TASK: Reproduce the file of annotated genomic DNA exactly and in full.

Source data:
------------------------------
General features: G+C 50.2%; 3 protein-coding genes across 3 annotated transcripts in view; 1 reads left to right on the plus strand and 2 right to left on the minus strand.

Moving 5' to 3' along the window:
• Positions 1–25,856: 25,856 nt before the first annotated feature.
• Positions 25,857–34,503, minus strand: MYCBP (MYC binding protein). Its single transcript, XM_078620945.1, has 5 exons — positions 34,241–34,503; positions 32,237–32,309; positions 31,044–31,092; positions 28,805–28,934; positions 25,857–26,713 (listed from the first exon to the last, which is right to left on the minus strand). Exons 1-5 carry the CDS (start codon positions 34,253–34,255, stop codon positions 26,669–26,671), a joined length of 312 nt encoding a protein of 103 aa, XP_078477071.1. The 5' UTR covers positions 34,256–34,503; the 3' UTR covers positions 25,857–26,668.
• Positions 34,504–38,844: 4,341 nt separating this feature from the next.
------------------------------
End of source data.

General features: G+C 50.2%; 3 protein-coding genes across 3 annotated transcripts in view; 1 reads left to right on the plus strand and 2 right to left on the minus strand.

Moving 5' to 3' along the window:
• Positions 1–25,856: 25,856 nt before the first annotated feature.
• Positions 25,857–34,503, minus strand: MYCBP (MYC binding protein). Its single transcript, XM_078620945.1, has 5 exons — positions 34,241–34,503; positions 32,237–32,309; positions 31,044–31,092; positions 28,805–28,934; positions 25,857–26,713 (listed from the first exon to the last, which is right to left on the minus strand). Exons 1-5 carry the CDS (start codon positions 34,253–34,255, stop codon positions 26,669–26,671), a joined length of 312 nt encoding a protein of 103 aa, XP_078477071.1. The 5' UTR covers positions 34,256–34,503; the 3' UTR covers positions 25,857–26,668.
• Positions 34,504–38,844: 4,341 nt separating this feature from the next.